Taking Out Your Head Trash: Secrets of Top Performers

Posted in: PSA Partnership

Managers know these two types of employees well: those who never seem to live up to their potential and those who hit the ball out of the park one day and are less-than-stellar the next. Have you stopped to wonder why someone on your team has such highs and lows? Or why it’s impossible to get someone to run on all cylinders? The answer is often tied to the employee’s self-limiting beliefs, also known as “head trash”.

Matt Neuberger, president and chairman of Neuberger and Company, an authorized licensee of Sandler Training specializing in proven results-oriented leadership and sales management training, led our most recent PSA Partnership event. He explained how self-concept drives performance — and just how much of an effect your own head trash can have on your own or your employees’ performance.

Repercussions of self-limiting beliefs  

Neuberger explained that self-concept is defined as how we view ourselves based on our own evaluations and the feedback we receive from others. In other words, self-concept is what we believe to be true about ourselves.

Self-limiting beliefs are the flotsam of a sub-optimal self-concept, littering your (and your employees’) psyches day in and day out. Not everyone has the same set of self-limiting beliefs, or the same self-concept, but one thing IS true for everyone, says Neuberger: Performance is linked directly to what we believe to be true about ourselves. Thus, we only achieve to the level we feel we deserve.

Often, the self-limiting beliefs during one’s childhood last a lifetime — if you struggled with math when you were young, you may never really feel that you could be “good” at it, no matter how much you learn. Self-limiting beliefs can keep even the most successful businesspeople in the most lucrative industries from actually feeling successful. Facebook Chief Operating Officer Sheryl Sandberg and marketing expert Seth Godin have reported experiencing “impostor syndrome,” or the sense that they were somehow not worthy of their achievements.

Taking out the trash

If self-limiting beliefs — “head trash” — are the rubbish on the road to success, then how to clear the way? Neuberger suggests the following steps for you and your employees.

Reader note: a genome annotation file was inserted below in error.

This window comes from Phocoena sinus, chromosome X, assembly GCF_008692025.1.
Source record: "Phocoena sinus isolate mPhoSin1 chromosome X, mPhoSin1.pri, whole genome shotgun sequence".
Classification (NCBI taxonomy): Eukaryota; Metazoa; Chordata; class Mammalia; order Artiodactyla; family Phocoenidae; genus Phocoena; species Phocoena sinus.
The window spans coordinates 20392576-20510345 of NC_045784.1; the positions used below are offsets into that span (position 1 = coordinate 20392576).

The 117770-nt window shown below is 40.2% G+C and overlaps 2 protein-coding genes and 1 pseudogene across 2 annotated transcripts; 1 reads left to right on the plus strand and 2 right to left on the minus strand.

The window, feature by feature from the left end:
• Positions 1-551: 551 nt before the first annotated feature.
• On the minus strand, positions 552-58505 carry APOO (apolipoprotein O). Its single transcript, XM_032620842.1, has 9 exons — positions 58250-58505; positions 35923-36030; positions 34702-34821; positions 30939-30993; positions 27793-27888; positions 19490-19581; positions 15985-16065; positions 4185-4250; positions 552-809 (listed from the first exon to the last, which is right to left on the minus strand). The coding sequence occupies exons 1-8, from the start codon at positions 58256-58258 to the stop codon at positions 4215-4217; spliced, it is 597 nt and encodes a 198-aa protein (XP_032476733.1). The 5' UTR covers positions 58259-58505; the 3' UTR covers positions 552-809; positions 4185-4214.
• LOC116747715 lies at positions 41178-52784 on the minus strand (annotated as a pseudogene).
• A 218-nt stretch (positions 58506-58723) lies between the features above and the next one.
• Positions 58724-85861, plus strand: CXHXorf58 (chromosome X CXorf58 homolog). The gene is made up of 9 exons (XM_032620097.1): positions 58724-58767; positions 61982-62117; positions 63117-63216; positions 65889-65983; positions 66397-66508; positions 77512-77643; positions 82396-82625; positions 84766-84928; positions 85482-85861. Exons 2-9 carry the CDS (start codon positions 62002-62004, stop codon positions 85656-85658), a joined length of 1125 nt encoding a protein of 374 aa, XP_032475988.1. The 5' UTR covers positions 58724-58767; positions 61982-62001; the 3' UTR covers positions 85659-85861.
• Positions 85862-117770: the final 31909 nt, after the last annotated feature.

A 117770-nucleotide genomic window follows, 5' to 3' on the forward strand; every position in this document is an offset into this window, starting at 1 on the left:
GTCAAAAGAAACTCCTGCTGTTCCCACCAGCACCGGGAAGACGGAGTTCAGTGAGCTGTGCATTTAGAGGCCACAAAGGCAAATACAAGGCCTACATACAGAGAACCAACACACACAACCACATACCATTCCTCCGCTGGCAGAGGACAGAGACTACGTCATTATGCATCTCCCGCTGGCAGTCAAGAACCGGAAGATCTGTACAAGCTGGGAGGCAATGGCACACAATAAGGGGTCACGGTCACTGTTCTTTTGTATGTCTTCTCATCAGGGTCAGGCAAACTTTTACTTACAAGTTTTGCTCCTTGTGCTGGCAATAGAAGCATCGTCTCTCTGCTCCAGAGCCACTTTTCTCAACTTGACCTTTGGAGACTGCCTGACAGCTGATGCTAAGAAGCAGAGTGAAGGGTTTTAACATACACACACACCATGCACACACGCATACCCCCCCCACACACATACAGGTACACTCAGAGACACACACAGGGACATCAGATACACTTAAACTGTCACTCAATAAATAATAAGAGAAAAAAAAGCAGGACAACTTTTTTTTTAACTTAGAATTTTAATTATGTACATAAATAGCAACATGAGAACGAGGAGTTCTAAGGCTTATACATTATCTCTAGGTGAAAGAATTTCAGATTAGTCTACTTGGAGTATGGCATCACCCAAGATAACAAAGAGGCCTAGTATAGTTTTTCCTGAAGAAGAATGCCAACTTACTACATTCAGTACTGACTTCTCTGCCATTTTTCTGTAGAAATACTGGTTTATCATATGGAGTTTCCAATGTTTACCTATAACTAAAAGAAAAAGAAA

• Make a list of attributes that you feel define a “winner.” This could be patience, resilience, or enthusiasm. Whatever qualities you associate with success.
  • Take your list of attributes and rate how well you embody each attribute on a scale of 1-10. Be honest with yourself. Have you been particularly impatient lately, or not as patient as you’d like?

Make note of the places where you aren’t hitting a 9 or a 10. Those are voids in your self-concept where head trash can accumulate.

Identify those beliefs (or head trash) you have (often based in past experiences) about yourself, the world, your industry, your people, etc. that are holding you back from a high score. They are usually thoughts that revolve around a reluctance to innovate, fail, and seek out new challenges. Those thoughts are often supported by a rationalization that while you’re not the best, at-least you‘re not the worst or, you somehow don’t deserve to be wildly successful and being pretty good is okay.

Many of these thoughts tie you to your “comfort zone”…if you never try, then you never fail, and not failing is comfortable. The problem is, this comfort represses your ability to hit your potential. Consider the degree to which these often sub-conscious thoughts are hampering your success. Give thought to what might happen if you were willing to let go of those beliefs – best-case AND worst-case. You’ll often find the best-case success far outweighs the worst-case discomfort.

  • By going through these steps, you should become more aware of areas where you don’t feel you’re performing your best. Use your list of low-performing areas as goals and create an action plan with specific steps – defining who, what, when – that you’ll practice every day to create a positive self-concept of yourself and eliminate your head trash in each of the areas where you fall short. The same goes for your team: encourage them to do the same and be supportive and affirmative of their efforts by consistently checking in on their progress.

Achievement is a self-fulfilling prophecy

Both in business and in our personal lives, we end up meeting the expectations — low or high — that we set for ourselves, says Neuberger. Most of us can really only perform at a level consistent with how we expect we will perform. The same goes for our expectations of others. If you expect someone on your team to do a crummy job, chances are they will perform poorly because they sense your low expectations. That’s why it is so important, particularly as a supervisor, to both take inventory and regularly clear out your own head trash — and to encourage your employees to do the same. You may find that your own performance and the performance of your team members begins to improve.

Neuberger’s seminar concluded with a challenge: don’t be a camper, be a climber. “Campers” let their head trash block the path of their ascent and settle at comfortable base camps along the way. “Climbers,” on the other hand,” kick out the debris in the way of achievement in order to reach the summit of their goals.

To learn more about Matthew Neuberger’s approach to developing your employees and your business, check out his weekly column in the Baltimore Business Journal.

Don’t miss our 50th PSA Partnership event, “Invisibles – Celebrating the Unsung Heroes of the Workplace,” with journalist, author, and lecturer David Zweig on Tuesday, January 26 at 8:30 a.m.

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